Willkommen zum Leben des Oscar Wilde

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Calendar in Progress 2020

Oscar Wilde Calendar 2020

Texts chosen, written and edited

by Jörg W. Rademacher (Leer)

Collage work

by Ulrich Hoepfner (Leipzig)

1895: Annus terribilis Wildensis:

Brief Chronology of an announced social Death: Decline and Fall of an Icon of Aestheticism


To commemorate the 125th anniversary of Oscar Wilde’s Fall in 1895, it is necessary to deviate from the course pursued so far in this series of calendars: to return to the trodden paths of chronology, that is. It is only then that people born long after Wilde’s death can still feel connected directly to his day and age. At least this is what I felt when I received the marriage certificate and the death notice of Constance Wilde – precisely, as scans made by Merlin Holland, Wilde’s only grandson reached me via the Internet. Suddenly doing these calendars took on quite a different meaning for me. Now I feel quite close to the events of Wilde’s life.


Weiterlesen …

Wilde and the General Election

Dear readers of my blog,

back only a day after my last post, you might think I am not pressed for time in this pre-Xmas period. In fact, I am, like everyone else. Anyhow, it is necessary to comment on current events in the light of Oscar Wilde. Let me first correct an error I made today – not for the first time, I am afraid to say, and certainly not for the last, since Wilde himself was prone to make himself younger than he actually was. I wrote that in 1894 when my grandfathers were born in December he was thirty, he was forty, in fact. So please accept my apologies for this error.

Second, I must come back to the General Election result and its repercussions in the UK on Thursday last. In his essay “The Soul of Man under Socialism” (1891), Wilde once wrote: “All modes of government are failures. 


Weiterlesen …

'Tis 125 years since


Dear readers of my blog,

while it is no surprise to see that “Get Brexit done – vote true Blue” has prevailed in the General Election yesterday, it does hurt though that the same party that eventually took the UK to Europe took the risk to dismantle the whole country to take it out again forty-six years later. Of course, I did not realise in the summer of 1974 what historic period I had first entered England and Wales but I distinctly recall the sugar and toilet-paper crisis that made people queue up outside the local shops in Aberdovey to get hold of what they needed for the usual provisions from the former colonies did not seem to have been supplanted in sufficient quantities by European or home-based providers. What with hindsight made for many a good laugh may become the order of the day very soon, and everybody will have to bear the brunt for this. This is perhaps the only saving grace for those who did not hesitate to risk the future of the country's youth, for, unfortunately, in a country where “the rest is history” is a common phrase to relegate all uncomfortable truths to the archives only looked at by bookish fellows, people may all too easily forget who got them in the scrapes that can still not been fathomed at the moment.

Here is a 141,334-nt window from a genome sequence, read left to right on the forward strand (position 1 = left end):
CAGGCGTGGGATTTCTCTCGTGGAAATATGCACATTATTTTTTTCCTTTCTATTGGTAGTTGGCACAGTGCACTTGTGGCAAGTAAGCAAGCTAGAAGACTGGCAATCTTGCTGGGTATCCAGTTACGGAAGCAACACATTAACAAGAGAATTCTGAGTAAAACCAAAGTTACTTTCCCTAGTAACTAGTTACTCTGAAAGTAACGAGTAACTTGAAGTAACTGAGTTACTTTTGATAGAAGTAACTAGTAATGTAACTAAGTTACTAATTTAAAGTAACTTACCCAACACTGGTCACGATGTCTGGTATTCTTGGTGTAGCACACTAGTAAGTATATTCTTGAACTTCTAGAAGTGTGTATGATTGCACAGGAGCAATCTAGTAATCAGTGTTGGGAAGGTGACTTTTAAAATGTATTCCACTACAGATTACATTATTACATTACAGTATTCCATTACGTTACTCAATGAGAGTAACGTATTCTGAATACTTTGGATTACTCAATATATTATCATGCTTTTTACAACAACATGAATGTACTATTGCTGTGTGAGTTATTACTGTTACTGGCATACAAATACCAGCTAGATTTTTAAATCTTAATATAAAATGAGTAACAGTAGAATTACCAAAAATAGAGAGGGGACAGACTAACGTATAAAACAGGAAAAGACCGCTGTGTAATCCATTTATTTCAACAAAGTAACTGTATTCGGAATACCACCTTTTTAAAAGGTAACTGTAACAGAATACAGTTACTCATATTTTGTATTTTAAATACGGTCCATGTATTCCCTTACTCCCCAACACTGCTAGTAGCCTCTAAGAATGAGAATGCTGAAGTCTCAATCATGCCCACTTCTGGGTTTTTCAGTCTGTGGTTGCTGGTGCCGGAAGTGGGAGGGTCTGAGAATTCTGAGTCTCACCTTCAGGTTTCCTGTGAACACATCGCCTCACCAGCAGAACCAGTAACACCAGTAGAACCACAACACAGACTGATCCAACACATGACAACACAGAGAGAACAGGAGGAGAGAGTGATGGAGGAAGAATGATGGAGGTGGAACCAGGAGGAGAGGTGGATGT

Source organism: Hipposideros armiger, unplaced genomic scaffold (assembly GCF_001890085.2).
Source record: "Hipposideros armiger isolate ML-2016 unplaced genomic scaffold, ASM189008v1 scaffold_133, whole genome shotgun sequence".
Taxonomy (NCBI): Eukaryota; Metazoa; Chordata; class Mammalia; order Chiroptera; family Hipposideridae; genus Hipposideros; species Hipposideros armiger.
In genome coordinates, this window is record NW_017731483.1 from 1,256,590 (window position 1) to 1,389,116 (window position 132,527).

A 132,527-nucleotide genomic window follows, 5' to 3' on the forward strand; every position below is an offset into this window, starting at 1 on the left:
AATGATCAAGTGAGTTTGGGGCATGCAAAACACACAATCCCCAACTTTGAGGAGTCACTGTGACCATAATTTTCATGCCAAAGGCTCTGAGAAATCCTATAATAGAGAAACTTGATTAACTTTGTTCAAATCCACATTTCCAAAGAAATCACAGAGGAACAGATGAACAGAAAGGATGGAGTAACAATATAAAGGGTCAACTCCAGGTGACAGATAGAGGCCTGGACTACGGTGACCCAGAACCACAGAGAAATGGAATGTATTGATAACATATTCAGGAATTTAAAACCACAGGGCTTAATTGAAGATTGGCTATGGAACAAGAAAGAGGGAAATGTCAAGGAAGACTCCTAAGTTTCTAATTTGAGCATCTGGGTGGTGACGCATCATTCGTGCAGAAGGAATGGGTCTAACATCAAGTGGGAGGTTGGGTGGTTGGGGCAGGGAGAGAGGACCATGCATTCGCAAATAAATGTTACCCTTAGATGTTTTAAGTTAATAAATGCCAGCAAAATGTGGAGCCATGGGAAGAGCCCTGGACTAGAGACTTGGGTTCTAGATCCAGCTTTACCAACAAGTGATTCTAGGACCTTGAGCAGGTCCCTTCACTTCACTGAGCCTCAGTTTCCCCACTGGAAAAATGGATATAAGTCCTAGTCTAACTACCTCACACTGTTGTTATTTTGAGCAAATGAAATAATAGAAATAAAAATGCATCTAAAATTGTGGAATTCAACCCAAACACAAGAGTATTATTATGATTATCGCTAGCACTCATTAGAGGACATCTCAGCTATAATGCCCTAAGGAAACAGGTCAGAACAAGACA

I do a have personal reason to write like this, as you can imagine, for today was a very special day for me, given that it is the 125th anniversary of my paternal grandfather. He was born when Oscar Wilde was thirty and a father of two sons. Like my maternal grandfather, three days his elder, Wilhelm Rademacher fought in the First World War, and like him, he was the exact coeval of Aldous Huxley in whose centenary year, which was also theirs, thought no-one in the two families ever spoke about that fact then, I took a most passionate part in the organising of the Centenary Symposium dedicated to the life and works of Huxley held at Münster University. It is only now that I realise to the full why I was so passionate, risking very much, not least an academic career, to make it succeed. It was something I did by proxy – though unwittingly so. Only when in the process of clearing the family home and the literary papers of my father did I grasp what kind of activity I had been involved in since I chose to study modern languages and literature and to stick to writing and translating while teaching at a school some time later. So I was driven to write a poem about my paternal grandfather, my father and myself as grandson. Here it is:

Father Son & Grandson


Weiterlesen …

Wildes Hauptwerk

Alles über
"Das Bildnis des Dorian Gray"

Über mich

Jörg W. Rademacher, Jahrgang 1962, geboren und aufgewachsen in Westfalen. Studium an den Universitäten Münster, Dundee und Lille. Staatsexamen 1988. Promotion 1993. Wissenschaftler, Sprachlehrer sowie Autor und Übersetzer bis 2002 in Münster. Seit 2002 Gymnasiallehrer, Autor und Übersetzer in Ostfriesland. Beschäftigung mit Oscar Wilde seit 1988. Veröffentlichungen zu Wilde seit 2000 als Biograph und Herausgeber beziehungsweise Übersetzer, regelmäßig im Elsinor Verlag seit 2012, seit 2015 auch Herausgeber und Übersetzer von Oscar-Wilde-Kalendern.

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